Troy W. Hartley is a Research Associate Professor of Marine Science and Public Policy at the Virginia Institute of Marine Science (VIMS) and the Thomas Jefferson Public Policy Program, The College of William & Mary. He is a public administration/public policy scholar and his research considers the theory and practice of governance networks and collaboration, particularly in ecosystem-based management, fisheries management, and regional coastal and marine governance-primarily in the U.S. Northeast and Mid-Atlantic, and Canadian east coast. Dr. Hartley has conducted research on the design, implementation, stakeholder attitudes, and benefits of collaborative fisheries research, and is examining the role of collaborative research in social, ecological, and economic sustainability and resiliency. Dr. Hartley is the Director of Virginia Sea Grant, Past-President of the socioeconomic section of the American Fisheries Society (having served as its president for five years until 2011), and a member of the Commonwealth of Virginia's advisory Coastal Policy Team. He has advised the National Oceanic and Atmospheric Administration (NOAA) on measuring NOAA's societal impacts, setting the research agenda of ecosystem-based management, and understanding the land-sea governance network interactions for the Chesapeake Bay Program. Prior to joining VIMS in 2008, Dr. Hartley administered the Northeast Consortium, a collaborative fisheries research organization serving the Gulf of Maine and Georges Bank. He has a Ph.D. in environmental and natural resource policy from the University of Michigan, an M.A.I.S. in environmental dispute resolution from George Mason University, and a B.S. in zoology from the University of Vermont.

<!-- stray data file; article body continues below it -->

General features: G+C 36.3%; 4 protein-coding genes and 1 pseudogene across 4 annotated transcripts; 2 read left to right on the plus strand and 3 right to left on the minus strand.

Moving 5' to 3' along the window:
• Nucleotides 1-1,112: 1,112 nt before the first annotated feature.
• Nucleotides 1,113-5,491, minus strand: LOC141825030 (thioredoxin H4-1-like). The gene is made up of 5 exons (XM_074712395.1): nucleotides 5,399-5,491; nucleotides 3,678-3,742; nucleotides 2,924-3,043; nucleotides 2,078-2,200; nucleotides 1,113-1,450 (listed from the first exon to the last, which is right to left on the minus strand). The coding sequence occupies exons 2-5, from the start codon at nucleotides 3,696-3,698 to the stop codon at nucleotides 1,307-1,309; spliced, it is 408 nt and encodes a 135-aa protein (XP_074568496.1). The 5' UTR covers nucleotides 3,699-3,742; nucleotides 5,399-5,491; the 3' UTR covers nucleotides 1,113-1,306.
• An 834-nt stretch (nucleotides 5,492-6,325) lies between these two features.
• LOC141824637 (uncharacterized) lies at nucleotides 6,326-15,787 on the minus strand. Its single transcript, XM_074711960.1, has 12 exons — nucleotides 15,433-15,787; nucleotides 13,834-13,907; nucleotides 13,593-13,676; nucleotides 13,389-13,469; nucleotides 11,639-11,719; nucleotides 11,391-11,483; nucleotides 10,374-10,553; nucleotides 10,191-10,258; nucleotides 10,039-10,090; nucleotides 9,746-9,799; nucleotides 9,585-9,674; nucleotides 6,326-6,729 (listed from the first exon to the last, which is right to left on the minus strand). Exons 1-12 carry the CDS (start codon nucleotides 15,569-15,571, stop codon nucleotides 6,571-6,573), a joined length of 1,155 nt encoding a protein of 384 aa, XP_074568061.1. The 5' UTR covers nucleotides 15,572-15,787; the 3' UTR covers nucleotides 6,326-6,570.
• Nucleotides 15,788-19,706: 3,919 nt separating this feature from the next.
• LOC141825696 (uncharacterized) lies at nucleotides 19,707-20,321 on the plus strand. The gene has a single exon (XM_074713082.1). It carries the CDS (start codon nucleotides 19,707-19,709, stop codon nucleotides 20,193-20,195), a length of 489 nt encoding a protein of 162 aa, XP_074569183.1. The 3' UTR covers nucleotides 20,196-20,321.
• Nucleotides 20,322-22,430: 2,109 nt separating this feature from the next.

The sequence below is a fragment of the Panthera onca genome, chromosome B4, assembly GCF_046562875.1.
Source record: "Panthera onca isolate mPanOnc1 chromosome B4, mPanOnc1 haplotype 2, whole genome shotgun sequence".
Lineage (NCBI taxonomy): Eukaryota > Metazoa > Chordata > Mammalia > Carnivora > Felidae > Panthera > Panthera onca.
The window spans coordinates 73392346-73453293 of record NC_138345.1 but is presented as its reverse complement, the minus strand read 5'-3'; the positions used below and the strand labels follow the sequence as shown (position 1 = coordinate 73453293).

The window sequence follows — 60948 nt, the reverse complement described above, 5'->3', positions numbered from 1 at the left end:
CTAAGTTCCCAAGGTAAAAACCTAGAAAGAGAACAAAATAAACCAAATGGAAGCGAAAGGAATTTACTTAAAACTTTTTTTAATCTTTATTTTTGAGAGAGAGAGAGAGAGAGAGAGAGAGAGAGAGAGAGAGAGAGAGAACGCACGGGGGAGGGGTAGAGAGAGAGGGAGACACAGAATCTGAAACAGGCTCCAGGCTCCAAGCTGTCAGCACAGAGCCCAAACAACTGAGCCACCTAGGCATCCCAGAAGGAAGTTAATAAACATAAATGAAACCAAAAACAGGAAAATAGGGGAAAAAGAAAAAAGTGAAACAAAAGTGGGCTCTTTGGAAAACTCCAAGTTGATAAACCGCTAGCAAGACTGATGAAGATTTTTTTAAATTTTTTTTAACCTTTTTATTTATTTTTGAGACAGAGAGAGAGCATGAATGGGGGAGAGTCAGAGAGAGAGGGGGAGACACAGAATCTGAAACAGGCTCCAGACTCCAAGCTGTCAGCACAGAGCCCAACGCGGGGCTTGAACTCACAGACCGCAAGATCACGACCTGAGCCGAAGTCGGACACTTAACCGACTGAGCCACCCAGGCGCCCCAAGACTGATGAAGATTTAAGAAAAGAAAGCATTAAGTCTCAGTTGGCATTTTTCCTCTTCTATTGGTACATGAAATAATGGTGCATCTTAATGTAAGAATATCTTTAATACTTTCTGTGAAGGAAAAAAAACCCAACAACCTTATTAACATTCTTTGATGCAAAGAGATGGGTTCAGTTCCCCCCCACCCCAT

Dr. Robert Johnston
Robert Johnston is Director of the George Perkins Marsh Institute and Professor of Economics at Clark University. He has a PhD in the economics of marine resources from the University of Rhode Island and a BA in economics from Williams College. Dr. Johnston???s research addresses such topics as the valuation of non-market commodities and aquatic ecosystem services; benefit transfer and meta-analysis; and the management of aquatic resources, fisheries, and tourism. Over the past two decades he has authored hundreds of articles, chapters, books and other scientific and policy papers. He has worked with numerous international organizations, government agencies and non-profit organizations to assist in the appropriate use of economic information to guide natural resource policy development. His work has contributed to national, state and local policy in the US, Canada and elsewhere. Among other appointments on advisory, scientific and review committees, Dr. Johnston currently serves on advisory boards for the Marine Resource Economics Foundation, the Charles Darwin Foundation, the Communication Partnership for Science and the Sea, the Gulf of Maine Regional Ocean Science Council, Connecticut Sea Grant, and New York Sea Grant.
Dr. Jeremy Collie
University of Rhode Island
Jeremy Collie is a professor of oceanography at the University of Rhode Island. He received his Ph.D. in biological oceanography from the joint program in oceanography with the Massachusetts Institute of Technology and Woods Hole Oceanographic Institution. He is a quantitative ecologist who specializes in fish population dynamics. Dr. Collie also studies the impacts of disturbance on benthic communities, predator-prey interactions, stock assessment and fisheries management. Furthermore, he is a member of the Rhode Island Ocean Special Area Management Plan, Science Advisory Task Force; the U.S. National Oceanic and Atmospheric Administration, Science Advisory Board, Ecosystem Sciences and Management Working Group; and the New England Fisheries Management Council's Habitat Technical Team. Dr. Collie has served on two previous NRC committees; the Committee on Fish Stock Assessment Methods, and the Committee on Evaluating the Effects of Bottom Trawling on Seafloor Habitats.